By 1930, the sleepy sickness epidemic had ended as quickly as it had started. Even though there were almost no new cases, many people were still living with the effects of the disease. The prevailing medical view at the time was that these people were stuck like that. There was nothing that could be done but keep them alive in the hospital. 

In the early 70s, Dr. Oliver Sacks worked at Mount Carmel, which had 80 patients with these symptoms. The patients had been trapped within themselves, some for decades. The nurses who worked with sleepy sickness patients at the hospital told Dr. Sacks that now and then, one of those patients would do something to indicate that they are still in there. Dr. Sacks longed to be able to help his patients, but there were no treatments available. He realized that some of their issues are similar to Parkinson’s Disease. He wondered what would happen if he gave his patients L-dopa, a brand-new drug for treating Parkinson’s.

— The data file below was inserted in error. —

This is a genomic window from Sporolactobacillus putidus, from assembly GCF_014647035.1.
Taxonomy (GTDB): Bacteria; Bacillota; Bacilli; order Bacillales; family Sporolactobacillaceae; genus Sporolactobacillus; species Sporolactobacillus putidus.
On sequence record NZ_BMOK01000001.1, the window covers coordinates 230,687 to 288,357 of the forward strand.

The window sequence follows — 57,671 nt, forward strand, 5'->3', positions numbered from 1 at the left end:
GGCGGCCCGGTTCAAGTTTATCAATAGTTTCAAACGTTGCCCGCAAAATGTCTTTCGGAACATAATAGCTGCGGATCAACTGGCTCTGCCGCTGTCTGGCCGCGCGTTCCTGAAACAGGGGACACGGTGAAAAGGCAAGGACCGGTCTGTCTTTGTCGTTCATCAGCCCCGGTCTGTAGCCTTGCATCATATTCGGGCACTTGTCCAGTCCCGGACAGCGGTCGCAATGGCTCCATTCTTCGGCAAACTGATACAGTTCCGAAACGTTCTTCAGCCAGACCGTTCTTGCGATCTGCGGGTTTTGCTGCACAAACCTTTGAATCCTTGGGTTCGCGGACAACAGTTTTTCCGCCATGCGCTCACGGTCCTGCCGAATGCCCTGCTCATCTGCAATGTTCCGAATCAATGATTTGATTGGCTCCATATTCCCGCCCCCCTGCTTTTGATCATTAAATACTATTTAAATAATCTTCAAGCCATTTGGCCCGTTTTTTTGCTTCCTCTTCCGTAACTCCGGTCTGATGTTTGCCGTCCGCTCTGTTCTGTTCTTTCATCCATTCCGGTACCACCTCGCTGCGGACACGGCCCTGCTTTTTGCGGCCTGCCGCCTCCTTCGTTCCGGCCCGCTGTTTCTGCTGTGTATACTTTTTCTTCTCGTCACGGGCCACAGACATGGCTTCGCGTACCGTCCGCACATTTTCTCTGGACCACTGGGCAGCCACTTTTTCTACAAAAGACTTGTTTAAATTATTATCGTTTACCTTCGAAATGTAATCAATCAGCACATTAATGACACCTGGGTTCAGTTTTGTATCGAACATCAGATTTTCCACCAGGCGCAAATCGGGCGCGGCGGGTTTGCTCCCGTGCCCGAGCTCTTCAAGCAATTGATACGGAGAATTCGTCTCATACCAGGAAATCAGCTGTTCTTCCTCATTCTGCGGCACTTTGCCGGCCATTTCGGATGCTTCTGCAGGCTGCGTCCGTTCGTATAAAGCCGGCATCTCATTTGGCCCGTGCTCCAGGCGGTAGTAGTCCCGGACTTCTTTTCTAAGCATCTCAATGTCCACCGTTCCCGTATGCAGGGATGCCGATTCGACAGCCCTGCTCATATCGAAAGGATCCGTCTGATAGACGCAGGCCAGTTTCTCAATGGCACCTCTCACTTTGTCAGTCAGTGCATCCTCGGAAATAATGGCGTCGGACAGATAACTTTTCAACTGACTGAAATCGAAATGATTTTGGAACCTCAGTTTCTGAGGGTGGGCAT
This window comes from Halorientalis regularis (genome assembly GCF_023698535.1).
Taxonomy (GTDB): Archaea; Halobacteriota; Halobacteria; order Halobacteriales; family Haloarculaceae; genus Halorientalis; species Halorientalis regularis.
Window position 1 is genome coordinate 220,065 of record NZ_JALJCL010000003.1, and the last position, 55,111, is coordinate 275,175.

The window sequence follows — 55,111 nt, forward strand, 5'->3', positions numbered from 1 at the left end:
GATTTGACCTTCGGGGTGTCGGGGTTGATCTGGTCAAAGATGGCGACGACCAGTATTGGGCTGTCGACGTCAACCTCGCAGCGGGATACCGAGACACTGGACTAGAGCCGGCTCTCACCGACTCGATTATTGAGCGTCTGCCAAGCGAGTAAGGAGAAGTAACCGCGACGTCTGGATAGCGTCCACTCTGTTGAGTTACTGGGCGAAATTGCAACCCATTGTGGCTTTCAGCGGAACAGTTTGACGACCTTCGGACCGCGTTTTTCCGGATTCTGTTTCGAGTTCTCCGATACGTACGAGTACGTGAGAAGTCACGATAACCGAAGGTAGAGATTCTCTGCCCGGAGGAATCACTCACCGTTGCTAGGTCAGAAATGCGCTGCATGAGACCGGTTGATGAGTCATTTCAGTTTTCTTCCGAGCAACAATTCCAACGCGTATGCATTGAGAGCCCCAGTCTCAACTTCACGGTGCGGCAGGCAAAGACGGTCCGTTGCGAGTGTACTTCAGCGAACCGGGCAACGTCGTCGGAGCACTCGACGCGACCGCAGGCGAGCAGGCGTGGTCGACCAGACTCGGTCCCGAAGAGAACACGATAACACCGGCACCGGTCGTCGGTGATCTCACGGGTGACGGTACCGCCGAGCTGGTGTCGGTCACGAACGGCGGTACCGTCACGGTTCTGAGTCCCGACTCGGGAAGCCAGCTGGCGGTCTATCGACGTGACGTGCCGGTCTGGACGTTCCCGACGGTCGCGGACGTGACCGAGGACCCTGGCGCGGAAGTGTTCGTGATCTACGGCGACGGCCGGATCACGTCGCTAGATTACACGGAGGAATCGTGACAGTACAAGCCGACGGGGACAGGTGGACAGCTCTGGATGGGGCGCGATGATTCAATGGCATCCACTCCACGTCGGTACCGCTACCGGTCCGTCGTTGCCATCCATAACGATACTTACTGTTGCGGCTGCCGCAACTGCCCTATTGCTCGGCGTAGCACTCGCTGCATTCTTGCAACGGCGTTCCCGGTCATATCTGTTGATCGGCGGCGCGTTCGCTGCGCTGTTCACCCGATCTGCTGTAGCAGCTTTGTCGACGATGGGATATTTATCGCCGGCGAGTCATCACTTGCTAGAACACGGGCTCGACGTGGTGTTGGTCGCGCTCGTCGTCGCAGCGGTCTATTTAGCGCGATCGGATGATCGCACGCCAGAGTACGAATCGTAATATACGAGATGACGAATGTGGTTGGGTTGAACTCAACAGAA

When he administered the drug, their frozen faces melted, smiles appeared, eyes started to look around and get bright and twinkle, unused voices appeared, and unused muscles began to work. Imagine what it was like for those people. Dr. Sacks had only been with them for a year and a half, but they had been in this catatonic state for decades. They have been frustrated, awake on the inside, not being able to communicate. And then, along comes Dr. Sacks, who spends some time with them, gets to know them, listens to the nurses, and is willing to try to help them.